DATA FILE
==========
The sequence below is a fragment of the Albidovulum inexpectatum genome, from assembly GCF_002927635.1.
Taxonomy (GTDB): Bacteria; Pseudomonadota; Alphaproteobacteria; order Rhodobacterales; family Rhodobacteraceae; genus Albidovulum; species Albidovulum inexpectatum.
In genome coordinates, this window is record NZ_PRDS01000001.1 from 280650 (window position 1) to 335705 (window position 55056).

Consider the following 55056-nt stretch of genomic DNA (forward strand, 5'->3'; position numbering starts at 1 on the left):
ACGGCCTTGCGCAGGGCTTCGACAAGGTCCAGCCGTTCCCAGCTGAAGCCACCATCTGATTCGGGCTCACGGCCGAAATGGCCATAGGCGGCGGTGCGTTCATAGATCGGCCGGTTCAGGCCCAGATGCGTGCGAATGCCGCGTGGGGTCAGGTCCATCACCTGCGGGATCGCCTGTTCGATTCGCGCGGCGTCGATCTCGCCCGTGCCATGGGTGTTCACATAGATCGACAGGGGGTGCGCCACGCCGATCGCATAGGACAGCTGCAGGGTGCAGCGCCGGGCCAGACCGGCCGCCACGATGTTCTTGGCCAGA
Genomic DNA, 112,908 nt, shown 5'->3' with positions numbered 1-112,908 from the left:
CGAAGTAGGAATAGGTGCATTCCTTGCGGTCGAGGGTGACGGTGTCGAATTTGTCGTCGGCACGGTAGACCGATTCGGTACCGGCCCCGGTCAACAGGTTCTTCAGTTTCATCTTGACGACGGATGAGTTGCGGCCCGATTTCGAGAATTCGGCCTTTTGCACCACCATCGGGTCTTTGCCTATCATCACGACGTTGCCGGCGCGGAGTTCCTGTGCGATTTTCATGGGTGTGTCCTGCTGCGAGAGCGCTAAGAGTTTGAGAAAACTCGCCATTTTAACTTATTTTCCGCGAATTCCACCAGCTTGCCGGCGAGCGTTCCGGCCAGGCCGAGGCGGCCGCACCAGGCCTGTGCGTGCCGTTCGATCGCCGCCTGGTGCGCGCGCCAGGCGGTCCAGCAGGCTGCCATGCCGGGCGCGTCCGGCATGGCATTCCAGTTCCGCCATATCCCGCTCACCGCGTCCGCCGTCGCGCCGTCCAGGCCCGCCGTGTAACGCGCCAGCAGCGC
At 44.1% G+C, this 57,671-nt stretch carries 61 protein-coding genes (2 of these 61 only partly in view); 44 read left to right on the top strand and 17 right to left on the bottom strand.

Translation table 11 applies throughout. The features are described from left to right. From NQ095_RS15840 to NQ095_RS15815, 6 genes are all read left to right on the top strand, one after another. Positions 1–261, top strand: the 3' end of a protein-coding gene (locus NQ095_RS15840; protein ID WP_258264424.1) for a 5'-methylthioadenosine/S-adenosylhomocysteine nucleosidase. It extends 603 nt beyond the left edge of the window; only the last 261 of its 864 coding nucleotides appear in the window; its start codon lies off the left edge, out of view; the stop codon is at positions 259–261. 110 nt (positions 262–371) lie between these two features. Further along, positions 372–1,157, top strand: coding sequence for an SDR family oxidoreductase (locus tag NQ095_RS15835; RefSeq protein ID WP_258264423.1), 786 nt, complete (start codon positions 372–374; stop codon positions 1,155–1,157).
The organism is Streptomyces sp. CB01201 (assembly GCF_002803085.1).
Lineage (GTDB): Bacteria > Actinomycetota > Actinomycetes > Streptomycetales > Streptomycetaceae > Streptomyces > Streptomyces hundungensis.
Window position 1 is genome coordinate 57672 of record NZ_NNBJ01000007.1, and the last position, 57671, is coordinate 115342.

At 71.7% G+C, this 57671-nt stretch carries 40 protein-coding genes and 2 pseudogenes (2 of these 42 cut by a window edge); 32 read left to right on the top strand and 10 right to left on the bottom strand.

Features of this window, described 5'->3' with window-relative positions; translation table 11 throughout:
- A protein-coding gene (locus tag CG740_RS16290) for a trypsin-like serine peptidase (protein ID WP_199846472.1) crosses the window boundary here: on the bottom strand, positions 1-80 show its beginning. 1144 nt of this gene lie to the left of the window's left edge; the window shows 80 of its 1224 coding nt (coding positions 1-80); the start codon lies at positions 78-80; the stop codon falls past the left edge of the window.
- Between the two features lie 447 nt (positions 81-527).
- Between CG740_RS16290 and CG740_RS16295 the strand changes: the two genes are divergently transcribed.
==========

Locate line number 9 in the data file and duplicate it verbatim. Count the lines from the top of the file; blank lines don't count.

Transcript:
Translation table 11 applies throughout. The features are described from left to right. From NQ095_RS15840 to NQ095_RS15815, 6 genes are all read left to right on the top strand, one after another. Positions 1–261, top strand: the 3' end of a protein-coding gene (locus NQ095_RS15840; protein ID WP_258264424.1) for a 5'-methylthioadenosine/S-adenosylhomocysteine nucleosidase. It extends 603 nt beyond the left edge of the window; only the last 261 of its 864 coding nucleotides appear in the window; its start codon lies off the left edge, out of view; the stop codon is at positions 259–261. 110 nt (positions 262–371) lie between these two features. Further along, positions 372–1,157, top strand: coding sequence for an SDR family oxidoreductase (locus tag NQ095_RS15835; RefSeq protein ID WP_258264423.1), 786 nt, complete (start codon positions 372–374; stop codon positions 1,155–1,157).